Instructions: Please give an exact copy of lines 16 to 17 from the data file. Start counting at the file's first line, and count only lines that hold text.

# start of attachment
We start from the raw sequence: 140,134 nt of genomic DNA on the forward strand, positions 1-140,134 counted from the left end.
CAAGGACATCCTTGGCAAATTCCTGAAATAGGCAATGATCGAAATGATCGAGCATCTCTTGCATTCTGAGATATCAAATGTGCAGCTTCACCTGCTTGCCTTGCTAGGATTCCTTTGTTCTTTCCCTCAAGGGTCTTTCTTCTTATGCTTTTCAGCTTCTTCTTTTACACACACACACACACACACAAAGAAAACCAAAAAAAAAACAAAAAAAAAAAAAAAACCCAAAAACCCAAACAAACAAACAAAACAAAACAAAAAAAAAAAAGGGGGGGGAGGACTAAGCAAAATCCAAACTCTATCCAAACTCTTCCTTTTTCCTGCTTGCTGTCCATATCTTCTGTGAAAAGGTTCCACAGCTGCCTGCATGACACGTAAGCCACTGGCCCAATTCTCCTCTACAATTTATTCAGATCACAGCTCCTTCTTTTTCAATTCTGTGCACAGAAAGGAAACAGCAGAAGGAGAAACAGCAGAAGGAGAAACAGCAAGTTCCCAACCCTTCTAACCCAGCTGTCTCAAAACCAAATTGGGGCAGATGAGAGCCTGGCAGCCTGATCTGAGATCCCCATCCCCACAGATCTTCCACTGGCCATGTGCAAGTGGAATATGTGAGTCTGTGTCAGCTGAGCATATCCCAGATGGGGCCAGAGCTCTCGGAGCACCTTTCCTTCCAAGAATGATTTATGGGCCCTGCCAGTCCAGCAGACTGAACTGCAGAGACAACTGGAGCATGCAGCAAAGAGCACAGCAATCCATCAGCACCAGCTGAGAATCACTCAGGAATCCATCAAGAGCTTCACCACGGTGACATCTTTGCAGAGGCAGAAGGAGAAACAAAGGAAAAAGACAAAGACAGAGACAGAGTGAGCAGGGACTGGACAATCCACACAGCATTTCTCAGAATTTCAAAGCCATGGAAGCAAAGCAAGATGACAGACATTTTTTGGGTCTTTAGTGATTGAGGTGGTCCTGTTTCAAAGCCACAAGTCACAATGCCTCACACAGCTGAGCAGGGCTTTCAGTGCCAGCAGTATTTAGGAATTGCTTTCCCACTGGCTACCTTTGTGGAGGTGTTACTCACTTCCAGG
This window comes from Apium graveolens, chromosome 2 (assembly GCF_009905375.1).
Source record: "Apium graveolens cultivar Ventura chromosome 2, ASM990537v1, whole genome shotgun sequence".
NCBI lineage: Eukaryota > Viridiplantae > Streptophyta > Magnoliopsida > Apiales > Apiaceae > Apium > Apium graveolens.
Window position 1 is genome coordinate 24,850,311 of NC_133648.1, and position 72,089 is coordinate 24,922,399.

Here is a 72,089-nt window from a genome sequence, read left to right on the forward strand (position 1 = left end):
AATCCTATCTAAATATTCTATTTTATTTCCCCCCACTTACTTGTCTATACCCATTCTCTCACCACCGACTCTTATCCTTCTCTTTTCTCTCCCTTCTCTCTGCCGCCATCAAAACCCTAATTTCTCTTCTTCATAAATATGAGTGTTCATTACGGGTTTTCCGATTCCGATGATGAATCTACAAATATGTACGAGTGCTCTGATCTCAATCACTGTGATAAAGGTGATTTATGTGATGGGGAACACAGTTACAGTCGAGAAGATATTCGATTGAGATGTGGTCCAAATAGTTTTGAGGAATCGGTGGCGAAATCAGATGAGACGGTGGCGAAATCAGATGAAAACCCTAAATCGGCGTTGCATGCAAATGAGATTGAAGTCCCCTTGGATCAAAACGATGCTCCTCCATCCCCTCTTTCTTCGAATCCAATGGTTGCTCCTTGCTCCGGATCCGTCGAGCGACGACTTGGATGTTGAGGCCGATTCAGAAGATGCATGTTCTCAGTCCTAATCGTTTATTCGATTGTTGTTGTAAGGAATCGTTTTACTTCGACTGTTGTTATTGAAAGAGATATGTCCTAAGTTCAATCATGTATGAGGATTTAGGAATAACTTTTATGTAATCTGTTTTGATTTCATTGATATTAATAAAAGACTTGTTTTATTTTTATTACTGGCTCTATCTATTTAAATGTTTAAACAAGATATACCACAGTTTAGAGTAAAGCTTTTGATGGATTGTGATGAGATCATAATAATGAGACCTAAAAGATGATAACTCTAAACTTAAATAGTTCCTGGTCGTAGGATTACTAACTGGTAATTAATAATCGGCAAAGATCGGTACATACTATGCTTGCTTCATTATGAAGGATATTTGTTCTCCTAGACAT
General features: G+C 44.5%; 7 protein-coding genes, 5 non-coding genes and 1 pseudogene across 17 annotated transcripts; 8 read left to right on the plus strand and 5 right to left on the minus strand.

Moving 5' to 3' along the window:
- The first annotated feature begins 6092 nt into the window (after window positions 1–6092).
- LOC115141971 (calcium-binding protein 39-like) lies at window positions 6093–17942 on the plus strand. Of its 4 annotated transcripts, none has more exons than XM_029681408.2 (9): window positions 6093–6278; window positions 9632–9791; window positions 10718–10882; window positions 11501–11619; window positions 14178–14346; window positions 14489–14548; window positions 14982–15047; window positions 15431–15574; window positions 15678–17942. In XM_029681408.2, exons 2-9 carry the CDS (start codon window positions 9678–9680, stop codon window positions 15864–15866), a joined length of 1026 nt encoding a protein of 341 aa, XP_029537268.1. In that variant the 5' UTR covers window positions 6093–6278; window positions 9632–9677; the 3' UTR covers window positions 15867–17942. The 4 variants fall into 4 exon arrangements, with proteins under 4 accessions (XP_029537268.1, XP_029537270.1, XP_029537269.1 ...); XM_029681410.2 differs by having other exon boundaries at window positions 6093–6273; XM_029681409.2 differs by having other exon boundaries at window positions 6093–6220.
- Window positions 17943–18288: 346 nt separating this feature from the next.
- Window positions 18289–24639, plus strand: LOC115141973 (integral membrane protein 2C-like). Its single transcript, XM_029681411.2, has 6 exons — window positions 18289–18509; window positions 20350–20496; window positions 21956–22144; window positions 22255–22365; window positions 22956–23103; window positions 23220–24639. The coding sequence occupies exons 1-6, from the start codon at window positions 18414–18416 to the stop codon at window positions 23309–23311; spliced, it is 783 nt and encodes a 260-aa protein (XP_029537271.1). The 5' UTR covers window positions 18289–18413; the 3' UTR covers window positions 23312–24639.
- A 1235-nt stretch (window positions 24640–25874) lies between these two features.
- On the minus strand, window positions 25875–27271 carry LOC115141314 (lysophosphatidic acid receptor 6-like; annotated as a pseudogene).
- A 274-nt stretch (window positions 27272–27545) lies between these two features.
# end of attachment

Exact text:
- On the minus strand, window positions 25875–27271 carry LOC115141314 (lysophosphatidic acid receptor 6-like; annotated as a pseudogene).
- A 274-nt stretch (window positions 27272–27545) lies between these two features.